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Modelo de manadas y aprendizaje social

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  • Juan Pablo Herrera

    ()
    (Universidad Externado de Colombia)

  • Francisco Lozano Gerena

    ()
    (Universidad Nacional de Colombia)

Abstract

One of the most frequent questions asked by economists is how individual members of societies make choices. It can be observed that economic agents imitate other agents’ actions. It should be asked why rational people choose to imitate other’s behaviour and make decisions that are not based on their own private information. Bikhchandani, Hirshleifer and Welch (1992) showed that fully rational agents, who understand the history of decision making, can generate this kind of behaviour. An important feature of this model is that once individuals begin to imitate others, the social learning process is halted. This paper shows that social learning occurs if agents have a continuum set of actions to choose from or if they just have a sample of the history. It also shows that this type of learning can occur within a herd.

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Bibliographic Info

Article provided by Universidad Externado de Colombia - Facultad de Economía in its journal Revista de Economía Institucional.

Volume (Year): 7 (2005)
Issue (Month): 13 (July-December)
Pages: 133-157

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Handle: RePEc:rei:ecoins:v:7:y:2005:i:13:p:133-157

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Related research

Keywords: herds; social learning; Bayesian update;

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References

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  1. Abhijit Banerjee & Drew Fudenberg, 2010. "Word of Mouth Learning," Levine's Working Paper Archive 723, David K. Levine.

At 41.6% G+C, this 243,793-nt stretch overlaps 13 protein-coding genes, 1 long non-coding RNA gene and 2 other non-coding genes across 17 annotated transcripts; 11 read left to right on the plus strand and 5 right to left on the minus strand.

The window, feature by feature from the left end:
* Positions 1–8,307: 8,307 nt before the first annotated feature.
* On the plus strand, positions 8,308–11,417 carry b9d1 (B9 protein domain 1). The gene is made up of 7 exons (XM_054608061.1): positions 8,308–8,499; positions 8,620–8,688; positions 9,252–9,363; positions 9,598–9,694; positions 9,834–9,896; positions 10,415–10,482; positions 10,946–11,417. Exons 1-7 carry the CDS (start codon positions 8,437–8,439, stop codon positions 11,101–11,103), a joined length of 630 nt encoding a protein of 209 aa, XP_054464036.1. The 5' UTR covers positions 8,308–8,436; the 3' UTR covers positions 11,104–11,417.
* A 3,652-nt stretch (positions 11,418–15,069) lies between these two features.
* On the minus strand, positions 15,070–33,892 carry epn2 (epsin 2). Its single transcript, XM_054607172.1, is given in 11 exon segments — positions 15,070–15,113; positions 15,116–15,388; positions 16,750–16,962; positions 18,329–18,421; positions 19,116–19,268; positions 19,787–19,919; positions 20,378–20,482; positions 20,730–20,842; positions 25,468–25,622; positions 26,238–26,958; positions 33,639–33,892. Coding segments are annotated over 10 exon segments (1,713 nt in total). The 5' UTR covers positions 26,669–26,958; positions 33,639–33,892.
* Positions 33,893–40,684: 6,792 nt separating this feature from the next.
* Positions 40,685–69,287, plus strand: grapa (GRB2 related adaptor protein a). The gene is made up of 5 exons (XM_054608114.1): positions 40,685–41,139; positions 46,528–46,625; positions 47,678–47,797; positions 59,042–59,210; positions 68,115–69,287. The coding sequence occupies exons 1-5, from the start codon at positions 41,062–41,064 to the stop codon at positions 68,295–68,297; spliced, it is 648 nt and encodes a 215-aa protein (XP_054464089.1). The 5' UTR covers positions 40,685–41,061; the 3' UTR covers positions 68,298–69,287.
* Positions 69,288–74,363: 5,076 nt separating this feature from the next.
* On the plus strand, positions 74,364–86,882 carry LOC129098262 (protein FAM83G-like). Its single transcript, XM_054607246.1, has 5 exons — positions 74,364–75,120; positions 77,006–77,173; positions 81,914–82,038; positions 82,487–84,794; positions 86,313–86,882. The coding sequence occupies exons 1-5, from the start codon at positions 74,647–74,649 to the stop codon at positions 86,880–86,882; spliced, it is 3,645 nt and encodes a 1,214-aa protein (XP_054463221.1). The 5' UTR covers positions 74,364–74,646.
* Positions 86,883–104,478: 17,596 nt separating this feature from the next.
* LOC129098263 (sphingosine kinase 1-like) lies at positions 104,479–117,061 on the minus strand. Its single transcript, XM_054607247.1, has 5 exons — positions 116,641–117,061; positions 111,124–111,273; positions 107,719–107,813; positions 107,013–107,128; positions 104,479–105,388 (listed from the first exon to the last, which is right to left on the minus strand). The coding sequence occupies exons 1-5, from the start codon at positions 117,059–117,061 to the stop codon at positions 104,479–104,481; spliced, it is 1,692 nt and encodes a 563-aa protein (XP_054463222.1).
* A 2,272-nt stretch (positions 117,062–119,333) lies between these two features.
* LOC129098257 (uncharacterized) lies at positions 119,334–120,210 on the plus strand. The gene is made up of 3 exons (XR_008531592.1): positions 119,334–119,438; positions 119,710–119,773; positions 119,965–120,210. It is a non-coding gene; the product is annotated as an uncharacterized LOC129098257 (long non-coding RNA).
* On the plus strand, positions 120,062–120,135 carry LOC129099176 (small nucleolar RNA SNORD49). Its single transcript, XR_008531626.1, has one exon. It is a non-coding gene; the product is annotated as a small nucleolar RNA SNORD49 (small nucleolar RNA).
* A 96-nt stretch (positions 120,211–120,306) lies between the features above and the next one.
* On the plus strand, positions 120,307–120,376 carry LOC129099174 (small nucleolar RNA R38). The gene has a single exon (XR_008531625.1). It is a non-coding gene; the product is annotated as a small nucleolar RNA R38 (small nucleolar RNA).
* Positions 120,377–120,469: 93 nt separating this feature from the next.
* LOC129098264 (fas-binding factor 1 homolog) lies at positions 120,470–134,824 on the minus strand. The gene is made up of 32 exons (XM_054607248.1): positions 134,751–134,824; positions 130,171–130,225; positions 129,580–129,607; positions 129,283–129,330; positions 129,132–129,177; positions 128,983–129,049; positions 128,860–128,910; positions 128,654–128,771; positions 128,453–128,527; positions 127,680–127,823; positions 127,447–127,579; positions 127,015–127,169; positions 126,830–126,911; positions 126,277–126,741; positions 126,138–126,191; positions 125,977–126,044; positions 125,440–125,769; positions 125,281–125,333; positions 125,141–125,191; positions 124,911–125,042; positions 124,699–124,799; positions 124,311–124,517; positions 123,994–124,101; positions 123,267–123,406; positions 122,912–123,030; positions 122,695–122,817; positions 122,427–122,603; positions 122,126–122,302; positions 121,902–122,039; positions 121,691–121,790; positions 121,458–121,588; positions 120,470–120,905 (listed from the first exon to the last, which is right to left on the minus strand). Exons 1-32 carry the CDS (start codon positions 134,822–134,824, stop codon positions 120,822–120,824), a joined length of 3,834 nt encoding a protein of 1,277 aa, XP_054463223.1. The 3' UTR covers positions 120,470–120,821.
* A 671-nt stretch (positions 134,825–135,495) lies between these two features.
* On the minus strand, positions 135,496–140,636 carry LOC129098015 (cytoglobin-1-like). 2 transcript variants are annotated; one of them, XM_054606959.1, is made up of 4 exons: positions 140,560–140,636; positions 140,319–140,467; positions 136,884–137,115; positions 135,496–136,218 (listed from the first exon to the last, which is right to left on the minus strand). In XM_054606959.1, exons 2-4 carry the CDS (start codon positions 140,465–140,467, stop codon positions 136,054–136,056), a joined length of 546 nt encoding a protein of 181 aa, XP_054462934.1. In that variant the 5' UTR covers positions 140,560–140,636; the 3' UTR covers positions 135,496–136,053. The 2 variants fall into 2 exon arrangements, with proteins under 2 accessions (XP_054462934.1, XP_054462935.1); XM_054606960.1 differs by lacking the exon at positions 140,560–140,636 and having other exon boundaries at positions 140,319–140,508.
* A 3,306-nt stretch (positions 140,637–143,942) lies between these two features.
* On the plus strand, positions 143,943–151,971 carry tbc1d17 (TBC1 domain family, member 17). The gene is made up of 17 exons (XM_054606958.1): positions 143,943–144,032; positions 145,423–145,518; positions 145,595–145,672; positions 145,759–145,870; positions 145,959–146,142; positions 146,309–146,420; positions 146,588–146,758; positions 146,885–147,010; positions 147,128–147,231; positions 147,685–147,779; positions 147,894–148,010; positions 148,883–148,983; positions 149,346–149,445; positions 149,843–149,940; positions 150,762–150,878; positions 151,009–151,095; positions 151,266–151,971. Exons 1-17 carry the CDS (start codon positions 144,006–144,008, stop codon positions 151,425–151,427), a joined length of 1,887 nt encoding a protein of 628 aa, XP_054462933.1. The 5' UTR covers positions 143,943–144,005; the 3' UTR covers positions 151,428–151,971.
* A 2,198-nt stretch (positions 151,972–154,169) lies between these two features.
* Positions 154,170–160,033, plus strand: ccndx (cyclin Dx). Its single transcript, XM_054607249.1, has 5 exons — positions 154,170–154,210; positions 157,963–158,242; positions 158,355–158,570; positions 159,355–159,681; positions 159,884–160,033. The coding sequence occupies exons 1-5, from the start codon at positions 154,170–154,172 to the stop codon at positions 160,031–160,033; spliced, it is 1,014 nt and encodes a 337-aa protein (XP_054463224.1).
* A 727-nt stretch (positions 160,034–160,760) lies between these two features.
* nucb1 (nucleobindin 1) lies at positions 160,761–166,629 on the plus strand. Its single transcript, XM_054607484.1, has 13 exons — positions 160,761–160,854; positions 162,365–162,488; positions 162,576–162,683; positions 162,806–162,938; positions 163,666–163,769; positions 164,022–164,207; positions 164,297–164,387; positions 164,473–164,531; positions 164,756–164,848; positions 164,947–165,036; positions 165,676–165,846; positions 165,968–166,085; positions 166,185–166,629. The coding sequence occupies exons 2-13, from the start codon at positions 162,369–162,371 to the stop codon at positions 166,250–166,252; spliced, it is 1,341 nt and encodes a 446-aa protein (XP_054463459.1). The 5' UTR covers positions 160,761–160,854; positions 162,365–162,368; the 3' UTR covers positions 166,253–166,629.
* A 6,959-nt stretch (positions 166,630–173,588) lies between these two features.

2. Sushil Bikhchandani & David Hirshleifer & Ivo Welch, 2010. "A theory of Fads, Fashion, Custom and cultural change as informational Cascades," Levine's Working Paper Archive 1193, David K. Levine.
  3. Banerjee, Abhijit V, 1992. "A Simple Model of Herd Behavior," The Quarterly Journal of Economics, MIT Press, vol. 107(3), pages 797-817, August.
  4. Smith, L. & Sorensen, P., 1996. "Pathological Outcomes of Observational Learning," Working papers 96-19, Massachusetts Institute of Technology (MIT), Department of Economics.
  5. Steffen Huck & Joerg Oechssler, 1999. "Informational cascades in the laboratory: Do they occur for the right reasons?," Experimental 9901001, EconWPA.
  6. Prendergast, Canice & Stole, Lars, 1996. "Impetuous Youngsters and Jaded Old-Timers: Acquiring a Reputation for Learning," Journal of Political Economy, University of Chicago Press, vol. 104(6), pages 1105-34, December.
  7. Vives, Xavier, 1993. "How Fast Do Rational Agents Learn?," Review of Economic Studies, Wiley Blackwell, vol. 60(2), pages 329-47, April.
  8. Charles A. Holt & Lisa R. Anderson, 1996. "Classroom Games: Understanding Bayes' Rule," Journal of Economic Perspectives, American Economic Association, vol. 10(2), pages 179-187, Spring.
  9. Simon, Herbert A, 1978. "Rationality as Process and as Product of Thought," American Economic Review, American Economic Association, vol. 68(2), pages 1-16, May.
  10. Salop, Steven C, 1987. "Evaluating Uncertain Evidence with Sir Thomas Bayes: A Note for Teachers," Journal of Economic Perspectives, American Economic Association, vol. 1(1), pages 155-59, Summer.
  11. Luthans, Fred, 1973. "The contingency theory of management : A path out of the jungle," Business Horizons, Elsevier, vol. 16(3), pages 67-72, June.
  12. Anderson, Lisa R & Holt, Charles A, 1997. "Information Cascades in the Laboratory," American Economic Review, American Economic Association, vol. 87(5), pages 847-62, December.
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